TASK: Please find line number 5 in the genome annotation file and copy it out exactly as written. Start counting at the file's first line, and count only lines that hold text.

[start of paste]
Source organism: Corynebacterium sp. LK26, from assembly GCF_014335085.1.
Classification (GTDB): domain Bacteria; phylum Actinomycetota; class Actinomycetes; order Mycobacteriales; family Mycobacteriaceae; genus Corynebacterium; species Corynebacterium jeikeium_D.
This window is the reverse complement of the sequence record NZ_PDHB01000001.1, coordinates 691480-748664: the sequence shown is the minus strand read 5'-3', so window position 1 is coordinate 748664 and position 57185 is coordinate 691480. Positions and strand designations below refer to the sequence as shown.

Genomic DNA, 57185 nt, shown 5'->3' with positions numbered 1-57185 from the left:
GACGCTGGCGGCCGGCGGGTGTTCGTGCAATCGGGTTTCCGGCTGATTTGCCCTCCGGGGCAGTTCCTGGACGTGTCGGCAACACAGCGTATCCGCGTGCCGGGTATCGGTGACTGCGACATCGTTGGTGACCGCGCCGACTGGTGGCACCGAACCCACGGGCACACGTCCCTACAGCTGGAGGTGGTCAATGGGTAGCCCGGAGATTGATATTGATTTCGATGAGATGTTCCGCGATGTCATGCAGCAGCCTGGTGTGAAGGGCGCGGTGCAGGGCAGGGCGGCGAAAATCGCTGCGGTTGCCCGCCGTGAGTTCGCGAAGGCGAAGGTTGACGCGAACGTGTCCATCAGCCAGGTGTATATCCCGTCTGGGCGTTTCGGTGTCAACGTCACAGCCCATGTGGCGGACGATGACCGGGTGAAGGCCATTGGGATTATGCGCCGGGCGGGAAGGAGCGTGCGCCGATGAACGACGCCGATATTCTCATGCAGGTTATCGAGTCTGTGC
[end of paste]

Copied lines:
GACGCTGGCGGCCGGCGGGTGTTCGTGCAATCGGGTTTCCGGCTGATTTGCCCTCCGGGGCAGTTCCTGGACGTGTCGGCAACACAGCGTATCCGCGTGCCGGGTATCGGTGACTGCGACATCGTTGGTGACCGCGCCGACTGGTGGCACCGAACCCACGGGCACACGTCCCTACAGCTGGAGGTGGTCAATGGGTAGCCCGGAGATTGATATTGATTTCGATGAGATGTTCCGCGATGTCATGCAGCAGCCTGGTGTGAAGGGCGCGGTGCAGGGCAGGGCGGCGAAAATCGCTGCGGTTGCCCGCCGTGAGTTCGCGAAGGCGAAGGTTGACGCGAACGTGTCCATCAGCCAGGTGTATATCCCGTCTGGGCGTTTCGGTGTCAACGTCACAGCCCATGTGGCGGACGATGACCGGGTGAAGGCCATTGGGATTATGCGCCGGGCGGGAAGGAGCGTGCGCCGATGAACGACGCCGATATTCTCATGCAGGTTATCGAGTCTGTGC